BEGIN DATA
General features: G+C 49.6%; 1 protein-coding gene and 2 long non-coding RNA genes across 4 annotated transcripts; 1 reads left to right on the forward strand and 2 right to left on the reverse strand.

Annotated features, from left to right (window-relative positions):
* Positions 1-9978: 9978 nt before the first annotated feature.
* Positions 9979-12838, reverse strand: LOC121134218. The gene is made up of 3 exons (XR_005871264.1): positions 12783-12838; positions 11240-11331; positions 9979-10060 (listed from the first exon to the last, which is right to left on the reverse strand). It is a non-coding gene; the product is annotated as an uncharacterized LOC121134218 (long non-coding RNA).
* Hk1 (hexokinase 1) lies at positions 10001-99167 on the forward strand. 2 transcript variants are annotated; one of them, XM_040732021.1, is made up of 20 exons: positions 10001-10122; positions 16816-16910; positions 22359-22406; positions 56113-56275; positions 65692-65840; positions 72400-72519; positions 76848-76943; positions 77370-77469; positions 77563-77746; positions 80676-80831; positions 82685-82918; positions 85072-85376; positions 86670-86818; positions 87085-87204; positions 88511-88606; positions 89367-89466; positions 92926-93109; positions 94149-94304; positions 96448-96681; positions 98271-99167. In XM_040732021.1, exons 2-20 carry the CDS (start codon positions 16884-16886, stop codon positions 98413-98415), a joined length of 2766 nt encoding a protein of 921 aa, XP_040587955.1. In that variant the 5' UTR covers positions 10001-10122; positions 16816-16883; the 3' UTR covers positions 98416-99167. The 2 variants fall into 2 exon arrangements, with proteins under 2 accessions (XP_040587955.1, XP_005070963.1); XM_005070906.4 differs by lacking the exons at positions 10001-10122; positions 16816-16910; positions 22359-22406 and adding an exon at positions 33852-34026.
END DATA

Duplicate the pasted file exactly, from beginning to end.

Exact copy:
General features: G+C 49.6%; 1 protein-coding gene and 2 long non-coding RNA genes across 4 annotated transcripts; 1 reads left to right on the forward strand and 2 right to left on the reverse strand.

Annotated features, from left to right (window-relative positions):
* Positions 1-9978: 9978 nt before the first annotated feature.
* Positions 9979-12838, reverse strand: LOC121134218. The gene is made up of 3 exons (XR_005871264.1): positions 12783-12838; positions 11240-11331; positions 9979-10060 (listed from the first exon to the last, which is right to left on the reverse strand). It is a non-coding gene; the product is annotated as an uncharacterized LOC121134218 (long non-coding RNA).
* Hk1 (hexokinase 1) lies at positions 10001-99167 on the forward strand. 2 transcript variants are annotated; one of them, XM_040732021.1, is made up of 20 exons: positions 10001-10122; positions 16816-16910; positions 22359-22406; positions 56113-56275; positions 65692-65840; positions 72400-72519; positions 76848-76943; positions 77370-77469; positions 77563-77746; positions 80676-80831; positions 82685-82918; positions 85072-85376; positions 86670-86818; positions 87085-87204; positions 88511-88606; positions 89367-89466; positions 92926-93109; positions 94149-94304; positions 96448-96681; positions 98271-99167. In XM_040732021.1, exons 2-20 carry the CDS (start codon positions 16884-16886, stop codon positions 98413-98415), a joined length of 2766 nt encoding a protein of 921 aa, XP_040587955.1. In that variant the 5' UTR covers positions 10001-10122; positions 16816-16883; the 3' UTR covers positions 98416-99167. The 2 variants fall into 2 exon arrangements, with proteins under 2 accessions (XP_040587955.1, XP_005070963.1); XM_005070906.4 differs by lacking the exons at positions 10001-10122; positions 16816-16910; positions 22359-22406 and adding an exon at positions 33852-34026.